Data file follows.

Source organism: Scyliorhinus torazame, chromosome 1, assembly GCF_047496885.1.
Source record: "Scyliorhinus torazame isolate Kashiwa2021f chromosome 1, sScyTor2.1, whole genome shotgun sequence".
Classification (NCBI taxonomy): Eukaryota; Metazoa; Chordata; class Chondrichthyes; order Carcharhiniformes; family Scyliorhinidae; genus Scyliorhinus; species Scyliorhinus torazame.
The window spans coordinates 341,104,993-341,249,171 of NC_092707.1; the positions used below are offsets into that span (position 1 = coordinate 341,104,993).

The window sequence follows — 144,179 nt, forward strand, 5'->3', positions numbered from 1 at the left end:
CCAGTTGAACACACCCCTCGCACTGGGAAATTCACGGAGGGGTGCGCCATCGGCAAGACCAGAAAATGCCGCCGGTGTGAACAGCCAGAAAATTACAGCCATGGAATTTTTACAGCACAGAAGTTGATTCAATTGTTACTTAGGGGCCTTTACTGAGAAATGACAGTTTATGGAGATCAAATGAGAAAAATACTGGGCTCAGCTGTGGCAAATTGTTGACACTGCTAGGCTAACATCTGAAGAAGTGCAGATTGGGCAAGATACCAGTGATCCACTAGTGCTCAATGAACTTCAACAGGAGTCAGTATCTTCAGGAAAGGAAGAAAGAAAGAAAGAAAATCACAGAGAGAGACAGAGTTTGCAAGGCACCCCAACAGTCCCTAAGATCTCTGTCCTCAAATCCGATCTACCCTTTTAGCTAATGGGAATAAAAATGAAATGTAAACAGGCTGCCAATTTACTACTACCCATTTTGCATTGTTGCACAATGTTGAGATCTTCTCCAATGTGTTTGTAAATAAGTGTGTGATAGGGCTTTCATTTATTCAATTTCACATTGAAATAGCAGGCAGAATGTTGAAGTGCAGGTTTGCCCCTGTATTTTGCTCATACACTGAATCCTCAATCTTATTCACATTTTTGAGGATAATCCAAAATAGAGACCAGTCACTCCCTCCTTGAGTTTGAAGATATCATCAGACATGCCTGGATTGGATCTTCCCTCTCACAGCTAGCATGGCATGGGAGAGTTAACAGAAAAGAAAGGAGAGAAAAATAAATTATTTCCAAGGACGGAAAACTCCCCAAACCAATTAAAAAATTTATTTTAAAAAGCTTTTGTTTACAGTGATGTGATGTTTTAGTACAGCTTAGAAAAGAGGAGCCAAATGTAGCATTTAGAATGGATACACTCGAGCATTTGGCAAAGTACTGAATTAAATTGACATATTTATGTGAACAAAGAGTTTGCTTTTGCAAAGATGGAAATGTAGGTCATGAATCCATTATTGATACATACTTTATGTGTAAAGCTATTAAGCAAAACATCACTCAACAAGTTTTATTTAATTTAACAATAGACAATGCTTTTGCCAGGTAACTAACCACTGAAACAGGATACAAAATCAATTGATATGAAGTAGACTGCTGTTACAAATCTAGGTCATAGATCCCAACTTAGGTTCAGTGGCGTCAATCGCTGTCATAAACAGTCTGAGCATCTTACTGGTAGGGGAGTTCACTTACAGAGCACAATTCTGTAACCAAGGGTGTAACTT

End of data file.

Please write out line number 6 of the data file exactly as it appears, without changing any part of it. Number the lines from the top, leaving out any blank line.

CCAGTTGAACACACCCCTCGCACTGGGAAATTCACGGAGGGGTGCGCCATCGGCAAGACCAGAAAATGCCGCCGGTGTGAACAGCCAGAAAATTACAGCCATGGAATTTTTACAGCACAGAAGTTGATTCAATTGTTACTTAGGGGCCTTTACTGAGAAATGACAGTTTATGGAGATCAAATGAGAAAAATACTGGGCTCAGCTGTGGCAAATTGTTGACACTGCTAGGCTAACATCTGAAGAAGTGCAGATTGGGCAAGATACCAGTGATCCACTAGTGCTCAATGAACTTCAACAGGAGTCAGTATCTTCAGGAAAGGAAGAAAGAAAGAAAGAAAATCACAGAGAGAGACAGAGTTTGCAAGGCACCCCAACAGTCCCTAAGATCTCTGTCCTCAAATCCGATCTACCCTTTTAGCTAATGGGAATAAAAATGAAATGTAAACAGGCTGCCAATTTACTACTACCCATTTTGCATTGTTGCACAATGTTGAGATCTTCTCCAATGTGTTTGTAAATAAGTGTGTGATAGGGCTTTCATTTATTCAATTTCACATTGAAATAGCAGGCAGAATGTTGAAGTGCAGGTTTGCCCCTGTATTTTGCTCATACACTGAATCCTCAATCTTATTCACATTTTTGAGGATAATCCAAAATAGAGACCAGTCACTCCCTCCTTGAGTTTGAAGATATCATCAGACATGCCTGGATTGGATCTTCCCTCTCACAGCTAGCATGGCATGGGAGAGTTAACAGAAAAGAAAGGAGAGAAAAATAAATTATTTCCAAGGACGGAAAACTCCCCAAACCAATTAAAAAATTTATTTTAAAAAGCTTTTGTTTACAGTGATGTGATGTTTTAGTACAGCTTAGAAAAGAGGAGCCAAATGTAGCATTTAGAATGGATACACTCGAGCATTTGGCAAAGTACTGAATTAAATTGACATATTTATGTGAACAAAGAGTTTGCTTTTGCAAAGATGGAAATGTAGGTCATGAATCCATTATTGATACATACTTTATGTGTAAAGCTATTAAGCAAAACATCACTCAACAAGTTTTATTTAATTTAACAATAGACAATGCTTTTGCCAGGTAACTAACCACTGAAACAGGATACAAAATCAATTGATATGAAGTAGACTGCTGTTACAAATCTAGGTCATAGATCCCAACTTAGGTTCAGTGGCGTCAATCGCTGTCATAAACAGTCTGAGCATCTTACTGGTAGGGGAGTTCACTTACAGAGCACAATTCTGTAACCAAGGGTGTAACTT